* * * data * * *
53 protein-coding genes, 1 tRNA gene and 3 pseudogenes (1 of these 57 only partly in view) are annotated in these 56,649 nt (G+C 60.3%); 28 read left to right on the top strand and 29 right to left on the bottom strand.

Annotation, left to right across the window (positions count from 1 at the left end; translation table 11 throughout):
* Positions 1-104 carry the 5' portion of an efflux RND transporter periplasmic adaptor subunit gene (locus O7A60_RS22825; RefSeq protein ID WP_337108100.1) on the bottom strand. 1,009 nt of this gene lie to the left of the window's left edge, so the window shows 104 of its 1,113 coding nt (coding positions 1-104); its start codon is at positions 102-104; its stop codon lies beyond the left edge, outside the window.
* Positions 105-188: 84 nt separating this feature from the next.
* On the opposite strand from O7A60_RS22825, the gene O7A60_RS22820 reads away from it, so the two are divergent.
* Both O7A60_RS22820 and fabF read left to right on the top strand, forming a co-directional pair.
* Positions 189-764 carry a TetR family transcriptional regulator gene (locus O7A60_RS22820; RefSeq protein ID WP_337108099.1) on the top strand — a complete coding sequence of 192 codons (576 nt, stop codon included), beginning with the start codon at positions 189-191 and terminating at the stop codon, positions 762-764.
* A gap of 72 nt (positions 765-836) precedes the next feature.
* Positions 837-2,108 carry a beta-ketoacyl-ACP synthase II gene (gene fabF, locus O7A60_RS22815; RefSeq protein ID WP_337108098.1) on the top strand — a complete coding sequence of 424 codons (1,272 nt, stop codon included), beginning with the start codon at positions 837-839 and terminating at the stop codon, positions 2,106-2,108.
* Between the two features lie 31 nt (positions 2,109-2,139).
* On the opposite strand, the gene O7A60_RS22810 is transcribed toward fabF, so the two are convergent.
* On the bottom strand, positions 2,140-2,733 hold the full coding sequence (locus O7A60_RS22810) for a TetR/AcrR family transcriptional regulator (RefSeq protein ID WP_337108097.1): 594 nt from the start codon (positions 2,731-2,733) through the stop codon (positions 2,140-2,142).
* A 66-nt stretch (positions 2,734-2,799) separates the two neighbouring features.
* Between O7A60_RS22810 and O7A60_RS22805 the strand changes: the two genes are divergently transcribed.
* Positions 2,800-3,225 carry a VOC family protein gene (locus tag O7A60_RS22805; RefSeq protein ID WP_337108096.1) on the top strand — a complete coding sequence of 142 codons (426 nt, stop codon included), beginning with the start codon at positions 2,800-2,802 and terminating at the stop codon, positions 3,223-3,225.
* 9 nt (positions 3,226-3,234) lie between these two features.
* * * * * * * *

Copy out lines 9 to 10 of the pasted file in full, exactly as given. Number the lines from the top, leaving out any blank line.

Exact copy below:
* Positions 837-2,108 carry a beta-ketoacyl-ACP synthase II gene (gene fabF, locus O7A60_RS22815; RefSeq protein ID WP_337108098.1) on the top strand — a complete coding sequence of 424 codons (1,272 nt, stop codon included), beginning with the start codon at positions 837-839 and terminating at the stop codon, positions 2,106-2,108.
* Between the two features lie 31 nt (positions 2,109-2,139).